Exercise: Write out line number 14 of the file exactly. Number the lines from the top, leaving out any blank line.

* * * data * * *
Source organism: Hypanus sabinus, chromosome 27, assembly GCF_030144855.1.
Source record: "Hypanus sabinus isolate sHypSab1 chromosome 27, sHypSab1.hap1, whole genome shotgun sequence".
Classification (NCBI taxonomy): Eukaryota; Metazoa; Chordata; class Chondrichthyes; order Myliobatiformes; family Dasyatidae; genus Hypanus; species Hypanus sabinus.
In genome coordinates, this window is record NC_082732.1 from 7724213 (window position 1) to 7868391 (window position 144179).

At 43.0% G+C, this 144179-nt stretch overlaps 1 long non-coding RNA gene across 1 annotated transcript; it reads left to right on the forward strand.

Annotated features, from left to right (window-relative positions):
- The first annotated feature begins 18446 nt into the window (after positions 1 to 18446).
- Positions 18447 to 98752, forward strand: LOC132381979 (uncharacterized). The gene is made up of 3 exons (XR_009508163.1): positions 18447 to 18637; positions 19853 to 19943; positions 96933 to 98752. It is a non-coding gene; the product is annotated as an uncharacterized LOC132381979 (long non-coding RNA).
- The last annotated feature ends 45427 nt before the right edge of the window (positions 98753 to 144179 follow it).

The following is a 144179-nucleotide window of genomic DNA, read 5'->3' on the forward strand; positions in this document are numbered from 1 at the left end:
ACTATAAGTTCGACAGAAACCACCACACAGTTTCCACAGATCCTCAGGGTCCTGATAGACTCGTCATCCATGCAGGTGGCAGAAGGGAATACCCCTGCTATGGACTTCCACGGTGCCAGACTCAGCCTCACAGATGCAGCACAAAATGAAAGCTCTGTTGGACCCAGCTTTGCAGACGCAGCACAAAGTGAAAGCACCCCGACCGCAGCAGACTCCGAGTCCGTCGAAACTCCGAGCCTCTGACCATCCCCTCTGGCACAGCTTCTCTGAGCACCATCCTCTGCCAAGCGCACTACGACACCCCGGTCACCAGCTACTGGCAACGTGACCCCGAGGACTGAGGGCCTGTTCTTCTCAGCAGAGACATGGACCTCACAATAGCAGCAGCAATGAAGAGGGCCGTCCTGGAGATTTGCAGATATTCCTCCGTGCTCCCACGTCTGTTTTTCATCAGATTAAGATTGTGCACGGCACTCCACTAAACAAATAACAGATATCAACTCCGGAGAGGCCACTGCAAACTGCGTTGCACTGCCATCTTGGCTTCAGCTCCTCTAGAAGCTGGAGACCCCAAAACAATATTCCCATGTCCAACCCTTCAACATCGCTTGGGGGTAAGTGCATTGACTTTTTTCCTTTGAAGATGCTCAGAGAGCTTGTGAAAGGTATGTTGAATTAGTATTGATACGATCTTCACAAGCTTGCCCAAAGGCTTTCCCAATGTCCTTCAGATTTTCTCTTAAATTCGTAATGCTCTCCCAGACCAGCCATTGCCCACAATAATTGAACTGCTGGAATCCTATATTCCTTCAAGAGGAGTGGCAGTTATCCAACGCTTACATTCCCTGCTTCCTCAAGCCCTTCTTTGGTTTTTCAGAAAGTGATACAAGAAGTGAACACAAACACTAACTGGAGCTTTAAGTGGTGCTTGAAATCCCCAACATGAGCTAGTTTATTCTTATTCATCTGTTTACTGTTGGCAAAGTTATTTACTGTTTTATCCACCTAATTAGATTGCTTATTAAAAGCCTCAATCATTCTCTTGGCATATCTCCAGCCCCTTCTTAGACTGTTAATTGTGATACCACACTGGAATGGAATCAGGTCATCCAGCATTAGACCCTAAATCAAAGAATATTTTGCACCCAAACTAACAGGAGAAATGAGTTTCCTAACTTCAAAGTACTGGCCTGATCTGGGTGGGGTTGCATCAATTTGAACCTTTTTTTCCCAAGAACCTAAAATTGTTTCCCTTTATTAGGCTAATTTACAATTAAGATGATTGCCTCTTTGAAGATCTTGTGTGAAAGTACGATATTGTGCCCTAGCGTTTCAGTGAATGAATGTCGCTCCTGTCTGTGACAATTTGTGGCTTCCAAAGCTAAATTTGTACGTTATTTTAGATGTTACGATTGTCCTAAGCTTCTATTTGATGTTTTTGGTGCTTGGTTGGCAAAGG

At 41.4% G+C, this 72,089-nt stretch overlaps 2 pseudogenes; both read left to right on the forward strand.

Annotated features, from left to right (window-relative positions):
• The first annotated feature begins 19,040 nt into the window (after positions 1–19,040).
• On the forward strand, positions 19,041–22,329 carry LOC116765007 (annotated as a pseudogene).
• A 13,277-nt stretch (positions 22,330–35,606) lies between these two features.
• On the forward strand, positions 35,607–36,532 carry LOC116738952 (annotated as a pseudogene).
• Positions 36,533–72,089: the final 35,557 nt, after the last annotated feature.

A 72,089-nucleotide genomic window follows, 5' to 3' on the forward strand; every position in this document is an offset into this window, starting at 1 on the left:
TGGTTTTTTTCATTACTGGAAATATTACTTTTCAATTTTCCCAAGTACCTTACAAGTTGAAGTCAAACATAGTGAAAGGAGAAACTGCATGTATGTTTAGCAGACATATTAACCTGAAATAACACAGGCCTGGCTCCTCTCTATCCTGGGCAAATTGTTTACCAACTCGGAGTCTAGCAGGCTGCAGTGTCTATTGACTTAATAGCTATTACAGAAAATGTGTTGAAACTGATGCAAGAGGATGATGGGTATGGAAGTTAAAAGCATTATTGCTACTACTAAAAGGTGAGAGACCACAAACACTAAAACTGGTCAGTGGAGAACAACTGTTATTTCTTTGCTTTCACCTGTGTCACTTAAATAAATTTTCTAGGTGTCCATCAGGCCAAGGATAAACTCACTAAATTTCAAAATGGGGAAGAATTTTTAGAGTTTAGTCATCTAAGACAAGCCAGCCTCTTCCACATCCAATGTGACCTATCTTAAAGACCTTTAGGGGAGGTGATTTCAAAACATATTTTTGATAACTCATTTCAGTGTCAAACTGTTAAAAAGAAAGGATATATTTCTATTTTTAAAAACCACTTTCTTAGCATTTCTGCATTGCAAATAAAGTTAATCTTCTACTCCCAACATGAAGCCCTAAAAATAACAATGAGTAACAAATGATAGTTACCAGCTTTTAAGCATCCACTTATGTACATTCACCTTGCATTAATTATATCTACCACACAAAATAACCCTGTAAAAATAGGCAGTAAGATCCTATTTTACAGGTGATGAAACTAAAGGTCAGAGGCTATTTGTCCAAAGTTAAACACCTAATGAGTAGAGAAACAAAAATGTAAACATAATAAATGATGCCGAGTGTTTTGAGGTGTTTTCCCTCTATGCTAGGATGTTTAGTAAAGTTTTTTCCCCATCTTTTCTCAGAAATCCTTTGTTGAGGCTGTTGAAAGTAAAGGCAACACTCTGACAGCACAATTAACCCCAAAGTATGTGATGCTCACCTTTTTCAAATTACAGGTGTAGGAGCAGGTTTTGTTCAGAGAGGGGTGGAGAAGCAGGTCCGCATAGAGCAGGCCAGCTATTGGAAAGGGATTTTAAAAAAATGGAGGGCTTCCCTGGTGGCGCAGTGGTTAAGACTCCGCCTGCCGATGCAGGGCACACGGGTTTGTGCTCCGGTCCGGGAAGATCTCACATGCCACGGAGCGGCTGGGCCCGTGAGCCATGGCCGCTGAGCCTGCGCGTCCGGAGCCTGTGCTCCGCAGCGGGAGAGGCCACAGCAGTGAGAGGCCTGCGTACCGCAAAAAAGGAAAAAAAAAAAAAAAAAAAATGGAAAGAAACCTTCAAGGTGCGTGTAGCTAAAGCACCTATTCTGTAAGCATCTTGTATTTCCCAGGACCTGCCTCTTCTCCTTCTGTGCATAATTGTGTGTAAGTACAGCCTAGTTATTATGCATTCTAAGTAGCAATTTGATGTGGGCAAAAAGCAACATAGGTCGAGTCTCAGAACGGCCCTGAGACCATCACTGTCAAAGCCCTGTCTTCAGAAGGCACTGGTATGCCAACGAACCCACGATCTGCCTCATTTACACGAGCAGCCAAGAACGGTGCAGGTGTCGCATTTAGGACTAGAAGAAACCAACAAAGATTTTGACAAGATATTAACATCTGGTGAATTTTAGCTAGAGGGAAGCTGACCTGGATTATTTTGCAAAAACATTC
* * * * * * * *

• The first annotated feature begins 19,040 nt into the window (after positions 1–19,040).